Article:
The FTC & DOJ just issued the final version of their Vertical Merger Guidelines. As I mentioned when I blogged about the draft guidelines issued last January, this represents the first update to these guidelines in nearly 40 years. Here’s an excerpt from Wachtell’s memo on the final version:
The new Guidelines clarify the agencies’ analytical practices and en-forcement policies, and provide illustrative examples of transactions that may raise competitive concerns. The Guidelines primarily focus on unilateral theories of harm that the agencies commonly investigate in their review of vertical mergers, including the ability and incentive of a combined firm to raise its rivals’ costs or foreclose their access to essential inputs, distribution channels, or complementary products.
Vertical mergers may also raise unilateral concerns when they provide the combined firm with access to competitively sensitive information about its upstream or downstream rivals, or make entry by a potential competitor more difficult by requiring entry at different levels of the supply chain or by foreclosing access to a necessary asset. Similarly, non-horizontal mergers may eliminate nascent competition by combining complementary products or an established firm with an emerging player in an adjacent market.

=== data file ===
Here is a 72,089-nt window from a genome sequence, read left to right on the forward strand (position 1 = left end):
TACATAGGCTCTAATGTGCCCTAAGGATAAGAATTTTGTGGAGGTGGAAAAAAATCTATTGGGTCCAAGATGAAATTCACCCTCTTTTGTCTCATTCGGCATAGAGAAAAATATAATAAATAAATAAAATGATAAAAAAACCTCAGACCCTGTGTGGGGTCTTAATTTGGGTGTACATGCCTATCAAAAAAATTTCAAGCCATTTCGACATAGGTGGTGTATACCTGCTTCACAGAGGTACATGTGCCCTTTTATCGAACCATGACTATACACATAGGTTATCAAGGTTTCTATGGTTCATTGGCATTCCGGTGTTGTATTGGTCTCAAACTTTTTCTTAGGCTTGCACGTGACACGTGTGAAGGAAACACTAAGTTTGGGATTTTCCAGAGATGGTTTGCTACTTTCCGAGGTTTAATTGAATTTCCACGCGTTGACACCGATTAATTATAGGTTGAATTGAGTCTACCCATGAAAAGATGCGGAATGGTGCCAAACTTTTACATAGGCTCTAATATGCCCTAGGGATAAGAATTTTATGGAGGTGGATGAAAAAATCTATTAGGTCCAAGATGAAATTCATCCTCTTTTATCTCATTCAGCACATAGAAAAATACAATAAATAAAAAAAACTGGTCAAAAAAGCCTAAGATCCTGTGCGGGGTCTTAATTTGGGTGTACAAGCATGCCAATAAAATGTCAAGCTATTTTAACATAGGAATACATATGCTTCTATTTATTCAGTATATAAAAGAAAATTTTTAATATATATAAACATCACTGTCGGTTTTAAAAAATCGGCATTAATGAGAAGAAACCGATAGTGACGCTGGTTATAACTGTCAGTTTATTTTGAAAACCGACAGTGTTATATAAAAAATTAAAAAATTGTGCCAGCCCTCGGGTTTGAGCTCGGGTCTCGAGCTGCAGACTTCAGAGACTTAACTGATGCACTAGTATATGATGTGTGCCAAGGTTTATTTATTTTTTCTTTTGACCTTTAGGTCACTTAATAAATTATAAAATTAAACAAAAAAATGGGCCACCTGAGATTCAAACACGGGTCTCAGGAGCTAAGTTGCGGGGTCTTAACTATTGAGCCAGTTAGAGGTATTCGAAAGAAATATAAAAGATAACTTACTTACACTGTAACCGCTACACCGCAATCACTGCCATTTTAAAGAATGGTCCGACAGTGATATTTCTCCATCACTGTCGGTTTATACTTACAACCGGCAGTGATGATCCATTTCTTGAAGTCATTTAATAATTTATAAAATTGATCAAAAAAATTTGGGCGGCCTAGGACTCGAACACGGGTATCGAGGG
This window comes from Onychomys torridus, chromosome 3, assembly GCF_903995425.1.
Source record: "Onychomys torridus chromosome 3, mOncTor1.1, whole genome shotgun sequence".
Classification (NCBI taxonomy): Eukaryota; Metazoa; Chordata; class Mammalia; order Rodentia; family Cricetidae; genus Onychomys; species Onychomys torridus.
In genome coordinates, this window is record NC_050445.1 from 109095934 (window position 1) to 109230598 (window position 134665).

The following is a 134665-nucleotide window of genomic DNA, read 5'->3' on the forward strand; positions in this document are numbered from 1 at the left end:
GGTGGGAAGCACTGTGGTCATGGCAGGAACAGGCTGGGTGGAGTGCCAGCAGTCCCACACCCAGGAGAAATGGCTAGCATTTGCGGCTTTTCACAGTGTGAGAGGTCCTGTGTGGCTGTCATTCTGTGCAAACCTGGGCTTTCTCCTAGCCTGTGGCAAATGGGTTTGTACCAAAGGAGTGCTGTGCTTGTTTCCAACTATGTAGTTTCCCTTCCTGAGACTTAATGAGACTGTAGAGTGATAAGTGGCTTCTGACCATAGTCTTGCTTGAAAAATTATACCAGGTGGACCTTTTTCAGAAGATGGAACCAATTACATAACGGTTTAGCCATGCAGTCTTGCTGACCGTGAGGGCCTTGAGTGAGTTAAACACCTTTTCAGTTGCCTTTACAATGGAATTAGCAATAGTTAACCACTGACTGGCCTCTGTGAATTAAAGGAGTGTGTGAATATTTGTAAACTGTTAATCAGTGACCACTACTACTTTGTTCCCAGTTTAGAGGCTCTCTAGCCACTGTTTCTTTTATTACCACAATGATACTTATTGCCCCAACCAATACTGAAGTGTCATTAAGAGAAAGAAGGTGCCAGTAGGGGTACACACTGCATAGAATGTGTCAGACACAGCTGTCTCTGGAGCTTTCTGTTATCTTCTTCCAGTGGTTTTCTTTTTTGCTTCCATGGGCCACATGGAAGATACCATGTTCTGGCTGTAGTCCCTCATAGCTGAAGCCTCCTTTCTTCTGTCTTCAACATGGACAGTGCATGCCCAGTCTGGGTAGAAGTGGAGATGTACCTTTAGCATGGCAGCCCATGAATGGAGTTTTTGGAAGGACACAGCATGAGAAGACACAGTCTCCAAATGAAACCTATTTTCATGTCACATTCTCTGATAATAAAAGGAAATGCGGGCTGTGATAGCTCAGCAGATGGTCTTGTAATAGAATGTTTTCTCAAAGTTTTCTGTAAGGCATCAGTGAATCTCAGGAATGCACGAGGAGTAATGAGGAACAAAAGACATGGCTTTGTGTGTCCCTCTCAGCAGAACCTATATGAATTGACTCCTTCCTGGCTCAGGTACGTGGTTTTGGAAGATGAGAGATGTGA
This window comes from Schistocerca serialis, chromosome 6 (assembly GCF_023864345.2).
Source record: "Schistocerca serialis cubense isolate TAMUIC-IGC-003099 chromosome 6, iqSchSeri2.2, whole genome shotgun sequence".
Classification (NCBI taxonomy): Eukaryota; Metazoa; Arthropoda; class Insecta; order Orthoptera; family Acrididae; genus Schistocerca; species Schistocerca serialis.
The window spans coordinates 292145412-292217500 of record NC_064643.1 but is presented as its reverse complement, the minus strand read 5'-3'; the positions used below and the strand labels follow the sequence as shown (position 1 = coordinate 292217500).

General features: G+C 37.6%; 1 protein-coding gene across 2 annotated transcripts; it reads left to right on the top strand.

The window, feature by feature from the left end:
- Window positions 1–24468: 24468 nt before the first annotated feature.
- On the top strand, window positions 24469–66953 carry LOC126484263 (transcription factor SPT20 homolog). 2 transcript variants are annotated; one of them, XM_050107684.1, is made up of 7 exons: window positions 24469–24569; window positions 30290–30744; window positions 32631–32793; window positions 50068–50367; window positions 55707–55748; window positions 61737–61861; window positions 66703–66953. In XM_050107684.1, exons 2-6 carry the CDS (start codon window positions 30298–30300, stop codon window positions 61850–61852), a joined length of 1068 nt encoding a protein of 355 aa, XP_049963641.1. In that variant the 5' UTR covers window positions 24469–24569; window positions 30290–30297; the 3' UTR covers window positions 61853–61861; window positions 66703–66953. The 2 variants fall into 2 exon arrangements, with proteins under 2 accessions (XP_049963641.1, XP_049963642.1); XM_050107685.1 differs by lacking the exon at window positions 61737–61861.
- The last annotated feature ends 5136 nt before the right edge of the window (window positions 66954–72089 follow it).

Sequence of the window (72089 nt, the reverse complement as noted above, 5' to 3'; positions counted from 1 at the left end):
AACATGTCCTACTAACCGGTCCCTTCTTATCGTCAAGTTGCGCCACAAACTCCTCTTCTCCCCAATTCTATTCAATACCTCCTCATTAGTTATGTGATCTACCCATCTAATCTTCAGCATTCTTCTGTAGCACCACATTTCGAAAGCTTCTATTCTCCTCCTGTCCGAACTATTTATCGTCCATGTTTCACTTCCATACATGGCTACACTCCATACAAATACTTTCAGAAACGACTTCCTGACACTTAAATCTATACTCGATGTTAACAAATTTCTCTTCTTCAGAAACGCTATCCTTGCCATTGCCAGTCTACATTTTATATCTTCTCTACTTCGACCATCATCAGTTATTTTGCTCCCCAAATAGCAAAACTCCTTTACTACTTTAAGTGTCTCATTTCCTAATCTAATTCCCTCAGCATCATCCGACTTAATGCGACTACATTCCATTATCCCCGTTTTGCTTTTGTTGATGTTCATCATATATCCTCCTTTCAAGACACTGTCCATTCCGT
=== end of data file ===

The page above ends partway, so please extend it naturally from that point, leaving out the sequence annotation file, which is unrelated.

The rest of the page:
The inclusion of these theories of harm in the Guidelines signals a convergence with other jurisdictions, such as the EU, where they are often considered by antitrust regulators. In addition, the Guidelines discuss the ways in which a vertical merger may make coordinated interaction among firms more likely.
Although the guidelines say that “vertical mergers are not invariably innocuous,” they acknowledge that these transactions create efficiencies that are beneficial to consumer, and indicate that efficiencies are an important part of the merger review process.
One potentially important change from the draft guidelines is that the final guidelines eliminate a proposed “quasi-safe harbor” for vertical mergers in which the parties have less than a 20% share of upstream and downstream markets. The memo says that this aspect of the draft guidelines had apparently drawn criticism from the FTC’s Democratic commissioners, but in any event, it’s elimination wasn’t sufficient to sway them – both voted against the final guidelines.
– John Jenkins